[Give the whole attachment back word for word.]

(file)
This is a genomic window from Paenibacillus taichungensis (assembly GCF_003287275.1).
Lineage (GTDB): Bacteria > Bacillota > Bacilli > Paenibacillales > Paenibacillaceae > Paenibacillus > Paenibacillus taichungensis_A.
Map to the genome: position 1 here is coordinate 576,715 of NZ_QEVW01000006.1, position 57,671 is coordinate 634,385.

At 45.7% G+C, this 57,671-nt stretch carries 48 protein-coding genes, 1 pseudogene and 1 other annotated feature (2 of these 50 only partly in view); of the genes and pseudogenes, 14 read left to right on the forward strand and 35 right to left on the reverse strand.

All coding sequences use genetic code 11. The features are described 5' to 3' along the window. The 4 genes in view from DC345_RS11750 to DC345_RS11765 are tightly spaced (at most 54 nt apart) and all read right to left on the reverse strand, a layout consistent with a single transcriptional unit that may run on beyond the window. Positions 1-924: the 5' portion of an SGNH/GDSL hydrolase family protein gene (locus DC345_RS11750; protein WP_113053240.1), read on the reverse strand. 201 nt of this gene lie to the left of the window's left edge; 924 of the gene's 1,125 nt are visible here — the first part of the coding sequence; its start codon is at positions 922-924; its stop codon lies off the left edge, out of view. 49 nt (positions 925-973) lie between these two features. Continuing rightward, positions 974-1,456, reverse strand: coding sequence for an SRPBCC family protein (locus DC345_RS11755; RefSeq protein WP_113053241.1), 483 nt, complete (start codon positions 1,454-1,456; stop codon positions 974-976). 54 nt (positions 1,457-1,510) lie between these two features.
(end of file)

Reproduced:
This is a genomic window from Paenibacillus taichungensis (assembly GCF_003287275.1).
Lineage (GTDB): Bacteria > Bacillota > Bacilli > Paenibacillales > Paenibacillaceae > Paenibacillus > Paenibacillus taichungensis_A.
Map to the genome: position 1 here is coordinate 576,715 of NZ_QEVW01000006.1, position 57,671 is coordinate 634,385.

At 45.7% G+C, this 57,671-nt stretch carries 48 protein-coding genes, 1 pseudogene and 1 other annotated feature (2 of these 50 only partly in view); of the genes and pseudogenes, 14 read left to right on the forward strand and 35 right to left on the reverse strand.

All coding sequences use genetic code 11. The features are described 5' to 3' along the window. The 4 genes in view from DC345_RS11750 to DC345_RS11765 are tightly spaced (at most 54 nt apart) and all read right to left on the reverse strand, a layout consistent with a single transcriptional unit that may run on beyond the window. Positions 1-924: the 5' portion of an SGNH/GDSL hydrolase family protein gene (locus DC345_RS11750; protein WP_113053240.1), read on the reverse strand. 201 nt of this gene lie to the left of the window's left edge; 924 of the gene's 1,125 nt are visible here — the first part of the coding sequence; its start codon is at positions 922-924; its stop codon lies off the left edge, out of view. 49 nt (positions 925-973) lie between these two features. Continuing rightward, positions 974-1,456, reverse strand: coding sequence for an SRPBCC family protein (locus DC345_RS11755; RefSeq protein WP_113053241.1), 483 nt, complete (start codon positions 1,454-1,456; stop codon positions 974-976). 54 nt (positions 1,457-1,510) lie between these two features.